Witchcraft — Lessons From Porting Monads to Elixir by Brooklyn Zelenka

June 14, 2024

In the presentation Witchcraft — Lessons From Porting Monads to Elixir, Brooklyn Zelenka shares her experience of porting monads to Elixir and the creation of the Witchcraft library suite. Brooklyn, an independent distributed systems researcher, discusses the challenges of adapting Haskell idioms to Elixir and the use of protocols, macros, and functions to overcome missing features. She reflects on the importance of understanding the concepts from both Elixir and its predecessor, Erlang, and making functional programming in Elixir feel natural and intuitive. The presentation also covers the implementation of monads in Elixir, the evolution of maintainership roles, and Brooklyn’s current interest in functional programming languages like Idris and Verse.

Witchcraft — Lessons From Porting Monads to Elixir: A comprehensive overview

The Witchcraft library: Making Elixir more functional

Brooklyn Zelenka’s journey into Elixir started around 2013, when she began exploring the language’s potential for functional programming. Although Elixir did not initially feel very functional to her, she saw an opportunity to introduce functional programming idioms that would appeal to Rubyists. This led to the creation of Witchcraft, a suite of libraries designed to integrate monads and other functional constructs into Elixir.

 

Porting challenges and solutions

One major theme of Brooklyn’s talk was the unexpected complexity of porting libraries from Ruby to Elixir. What she initially thought would be a straightforward task turned into a series of challenges due to the inherent differences between the two languages. Unlike Haskell, Elixir is heavily side-effectual and lacks equational reasoning, necessitating significant adjustments to the libraries to fit naturally within Elixir’s ecosystem.

 

Leveraging Elixir’s unique features

Despite these hurdles, Witchcraft successfully brought functional programming concepts into production use, including in a large bank’s trading platform. Brooklyn emphasized the importance of making these libraries feel native to Elixir, using the language’s unique features like the pipe operator to thread through arguments seamlessly.

 

Overcoming functional gaps

Brooklyn discussed how her team used protocols, macros, and functions to fill in the gaps left by Elixir’s lack of native support for monads. This involved creating a compos function and implementing features like arrows and fan-outs to express data flow operations more concisely. They leveraged macros extensively to ensure consistent mental models and interoperability with other libraries, making functional programming in Elixir both powerful and intuitive.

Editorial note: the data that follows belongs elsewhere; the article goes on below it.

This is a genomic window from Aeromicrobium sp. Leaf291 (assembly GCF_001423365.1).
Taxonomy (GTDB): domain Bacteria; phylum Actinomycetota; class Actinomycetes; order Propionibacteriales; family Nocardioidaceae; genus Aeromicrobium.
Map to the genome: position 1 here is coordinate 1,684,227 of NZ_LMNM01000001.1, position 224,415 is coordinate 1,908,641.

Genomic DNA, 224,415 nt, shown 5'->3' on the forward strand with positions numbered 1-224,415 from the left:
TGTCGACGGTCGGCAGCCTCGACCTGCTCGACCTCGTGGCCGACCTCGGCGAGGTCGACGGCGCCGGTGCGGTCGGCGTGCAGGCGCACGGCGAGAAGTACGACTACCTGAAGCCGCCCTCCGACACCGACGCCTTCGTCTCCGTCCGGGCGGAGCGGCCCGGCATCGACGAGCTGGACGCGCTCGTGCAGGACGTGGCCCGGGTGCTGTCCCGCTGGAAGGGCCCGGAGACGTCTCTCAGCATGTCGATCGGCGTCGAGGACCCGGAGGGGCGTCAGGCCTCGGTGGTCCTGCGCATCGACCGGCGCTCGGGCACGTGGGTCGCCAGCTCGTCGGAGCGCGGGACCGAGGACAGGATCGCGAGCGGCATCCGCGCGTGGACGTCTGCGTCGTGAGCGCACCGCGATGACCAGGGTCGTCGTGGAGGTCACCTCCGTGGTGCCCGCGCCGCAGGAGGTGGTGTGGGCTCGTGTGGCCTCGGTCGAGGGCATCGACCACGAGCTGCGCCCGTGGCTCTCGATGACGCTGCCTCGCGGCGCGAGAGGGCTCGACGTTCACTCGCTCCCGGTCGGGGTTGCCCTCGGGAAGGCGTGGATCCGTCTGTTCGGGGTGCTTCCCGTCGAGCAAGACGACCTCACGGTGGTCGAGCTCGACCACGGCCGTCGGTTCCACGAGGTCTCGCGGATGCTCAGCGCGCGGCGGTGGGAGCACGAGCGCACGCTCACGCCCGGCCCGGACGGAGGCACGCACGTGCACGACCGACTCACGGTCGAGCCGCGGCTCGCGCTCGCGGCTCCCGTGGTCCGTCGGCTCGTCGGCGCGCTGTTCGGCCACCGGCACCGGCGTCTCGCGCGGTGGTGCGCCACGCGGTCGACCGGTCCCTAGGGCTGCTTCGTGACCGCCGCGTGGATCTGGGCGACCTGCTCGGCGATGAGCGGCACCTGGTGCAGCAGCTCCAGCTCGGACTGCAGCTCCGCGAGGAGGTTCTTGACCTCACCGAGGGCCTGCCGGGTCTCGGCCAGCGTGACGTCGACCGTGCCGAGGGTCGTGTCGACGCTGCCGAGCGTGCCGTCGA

Educating the Community

Pedagogy was a critical component of the Witchcraft project. Brooklyn and her team focused on creating clear documentation and examples to teach functional programming concepts effectively. They developed foundational libraries like Quark to provide essential functional programming components and used macros for automatic partial applications and point-free programming.

 

The role of type classes and protocols

In Elixir, protocols function similarly to interfaces in other programming languages and were preferred over behaviors due to their closer resemblance to type classes. The team used macros to add laws and automatic testing to type classes, ensuring properties like associativity and commutativity. This innovative approach, though initially surprising, enabled rapid development and robust code.

 

Insights and reflections

Brooklyn shared several insights from her experience, including the importance of maintaining a consistent approach to functional programming constructs and the benefits of using type classes and protocols. She also reflected on the broader implications of her work, emphasizing the need for maintainers to onboard new contributors early and support their growth to ensure project sustainability.

 

Future directions and personal interests

Towards the end of her talk, Brooklyn touched on her current interests, including functional programming languages with dependent types, such as Idris, and her fascination with Verse, a new language developed by Simon Peyton Jones. She expressed excitement about the potential of these languages to make functional programming more accessible to a broader audience.

 

Conclusion

Brooklyn Zelenka’s presentation on Witchcraft — Lessons From Porting Monads to Elixir was a compelling exploration of the intersection between functional programming and Elixir. Her journey highlighted the challenges and rewards of integrating advanced functional concepts into a language known for its concurrency and pragmatism. By sharing her experiences and insights, Brooklyn not only showcased the power of Elixir and Witchcraft but also inspired developers to explore new paradigms and push the boundaries of what’s possible in functional programming.

 

Additional resources

Check out more from the MeetUp Func Prog Sweden. Func Prog Sweden is the community for anyone interested in functional programming. At the MeetUps the community explore different functional languages like Erlang, Elixir, Haskell, Scala, Clojure, OCaml, F# and more.